Ironically, it was Jean Chretien, Leader of the Liberal party at the time who campaigned to abolish the GST but couldn’t when he came to power because the damage that was done by the previous government was worse than the perception going into the election.

On another ironic note, Kim Campbell who was leader of the Conservatives used the same dirty attack ads that Stephen Harper is using right now. In that time, the ‘Face Ad’ was the controversial deal. It mocked Jean Chretien for face deformities.

Members of the Progressive Conservatives distanced themselves from their party adverts – something that Harper’s Conservatives won’t do.

Canada’s new F-35 Planes will cost $16 billion

While Michael Ignatieff and Jack Layton want to fund students, healthcare and families, Harper insists that all of these plans will be bad for the economy and that an untendered contract for arguably unnecessary planes for the moment is a better way to spend public funds than students and families.

The United States of America purchased the same model of planes that we did and they warn us that our cost estimations are way too low. Harper himself had to come up with a new estimate for his hand-picked contract.

Apart from the inflating costs of the planes, the quality is also questionable. Both Democratic and Republican politicians in the American congress agree that the planes were not what they had hoped for.
If this spending project alone were to be cut, Canada would come a lot closer to slaying the deficit that Jim Flaherty said that we would never have.

Provincial Transfers for Healthcare are Safe with the Conservatives

In October 2010, Maxime Bernier told CBC the following,

“This [bringing back a balanced federalism envisioned by the founders of Confederation] would be done by putting an end to all federal intrusion into areas of provincial jurisdiction. Instead of sending money to the provinces, Ottawa would cut its taxes and let them use the fiscal room that has been vacated. Such a transfer of tax points to the provinces would allow them to fully assume their responsibility without federal control.”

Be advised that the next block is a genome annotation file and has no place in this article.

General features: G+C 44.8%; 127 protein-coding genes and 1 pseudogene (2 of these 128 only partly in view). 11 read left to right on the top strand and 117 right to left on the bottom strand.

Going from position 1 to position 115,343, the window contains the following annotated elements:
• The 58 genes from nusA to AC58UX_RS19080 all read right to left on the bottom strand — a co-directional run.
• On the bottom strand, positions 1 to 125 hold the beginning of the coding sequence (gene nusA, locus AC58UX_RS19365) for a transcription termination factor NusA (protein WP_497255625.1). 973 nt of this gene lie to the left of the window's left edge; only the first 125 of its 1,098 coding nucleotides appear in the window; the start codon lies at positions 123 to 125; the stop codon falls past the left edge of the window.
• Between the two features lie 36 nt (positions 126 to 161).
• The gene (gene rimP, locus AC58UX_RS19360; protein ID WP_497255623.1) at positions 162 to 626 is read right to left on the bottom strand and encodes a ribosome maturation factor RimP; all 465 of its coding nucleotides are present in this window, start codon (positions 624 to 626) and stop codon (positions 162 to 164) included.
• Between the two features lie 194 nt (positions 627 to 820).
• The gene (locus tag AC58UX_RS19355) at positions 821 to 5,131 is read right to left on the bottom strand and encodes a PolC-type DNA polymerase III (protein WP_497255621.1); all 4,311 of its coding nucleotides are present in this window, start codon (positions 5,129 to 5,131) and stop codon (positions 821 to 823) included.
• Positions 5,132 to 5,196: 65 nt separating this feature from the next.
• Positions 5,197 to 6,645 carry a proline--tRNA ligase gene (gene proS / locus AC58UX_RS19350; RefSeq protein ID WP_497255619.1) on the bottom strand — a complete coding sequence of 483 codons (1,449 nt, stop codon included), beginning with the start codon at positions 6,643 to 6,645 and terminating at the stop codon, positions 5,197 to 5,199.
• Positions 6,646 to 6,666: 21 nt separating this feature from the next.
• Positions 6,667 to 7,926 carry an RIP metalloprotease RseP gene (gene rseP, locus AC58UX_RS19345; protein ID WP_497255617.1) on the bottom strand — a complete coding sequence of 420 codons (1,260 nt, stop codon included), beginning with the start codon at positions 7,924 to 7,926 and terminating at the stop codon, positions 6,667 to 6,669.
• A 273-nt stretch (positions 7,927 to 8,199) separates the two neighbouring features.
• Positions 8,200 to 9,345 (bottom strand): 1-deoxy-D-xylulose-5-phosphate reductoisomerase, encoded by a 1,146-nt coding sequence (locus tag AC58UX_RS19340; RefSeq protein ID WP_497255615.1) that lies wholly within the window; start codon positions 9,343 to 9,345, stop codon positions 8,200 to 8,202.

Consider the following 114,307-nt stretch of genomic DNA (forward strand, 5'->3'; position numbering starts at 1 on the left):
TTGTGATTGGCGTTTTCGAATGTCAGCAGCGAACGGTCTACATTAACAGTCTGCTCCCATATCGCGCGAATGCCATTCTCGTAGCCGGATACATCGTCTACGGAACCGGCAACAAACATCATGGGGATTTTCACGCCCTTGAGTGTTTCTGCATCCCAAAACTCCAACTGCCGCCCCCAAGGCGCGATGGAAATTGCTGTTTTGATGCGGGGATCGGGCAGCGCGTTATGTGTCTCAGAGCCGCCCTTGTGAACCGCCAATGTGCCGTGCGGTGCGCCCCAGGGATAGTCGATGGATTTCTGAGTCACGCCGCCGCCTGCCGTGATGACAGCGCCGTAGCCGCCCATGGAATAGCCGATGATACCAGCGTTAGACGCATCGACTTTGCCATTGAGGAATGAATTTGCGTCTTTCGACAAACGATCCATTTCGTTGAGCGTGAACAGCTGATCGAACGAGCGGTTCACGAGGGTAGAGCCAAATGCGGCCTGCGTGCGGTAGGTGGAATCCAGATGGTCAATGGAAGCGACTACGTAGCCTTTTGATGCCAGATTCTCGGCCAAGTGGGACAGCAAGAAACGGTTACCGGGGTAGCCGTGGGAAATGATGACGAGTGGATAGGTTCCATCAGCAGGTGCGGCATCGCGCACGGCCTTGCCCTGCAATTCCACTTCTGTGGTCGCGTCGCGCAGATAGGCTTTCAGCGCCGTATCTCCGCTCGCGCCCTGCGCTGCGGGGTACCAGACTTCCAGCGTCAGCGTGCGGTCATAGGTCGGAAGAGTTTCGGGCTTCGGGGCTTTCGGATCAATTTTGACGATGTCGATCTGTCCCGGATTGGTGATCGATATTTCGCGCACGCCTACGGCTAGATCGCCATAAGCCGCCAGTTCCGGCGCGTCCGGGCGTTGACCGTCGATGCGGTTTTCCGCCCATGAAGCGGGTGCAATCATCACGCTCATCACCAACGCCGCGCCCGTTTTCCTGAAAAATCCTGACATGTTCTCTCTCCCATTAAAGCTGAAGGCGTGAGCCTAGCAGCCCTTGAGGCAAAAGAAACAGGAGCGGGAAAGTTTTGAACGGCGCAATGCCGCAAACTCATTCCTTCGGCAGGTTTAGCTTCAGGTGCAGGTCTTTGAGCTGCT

In a nutshell, this means that the Conservatives would cut all funding to the provinces. This is something Harper promised that he wouldn’t do. Look at all of the lies that he has spread and the out-right refusal to release information, do you think he can be trusted with our healthcare system?

Harper asks for a majority government after destroying the Liberal $13 billion surplus in less than 2 years – a job that would have taken Brian Mulroney 8 in the 90s.

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On Monday, the longest campaign in modern history will come to a close and if current polls are any indication, Canada may be seeing a change in government after 9 years of Conservative rule under the leadership of Stephen Harper. Accountability was his calling card in 2006 and today, accountability may very well be one of the defining reasons for his departure.

In its length, in its cost and in its debate schedule, this election is unusual. The first and possibly only real debate of the campaign ended and here are the highlights of what happened.

Prime Minister Stephen Harper left Rideau Hall this morning with Governor General David Johnston’s approval to drop the writ and Canadians are now officially headed to the polls on October 19. For the first time since fixed election date legislation was brought in by the Conservative government, a fixed election date has been followed.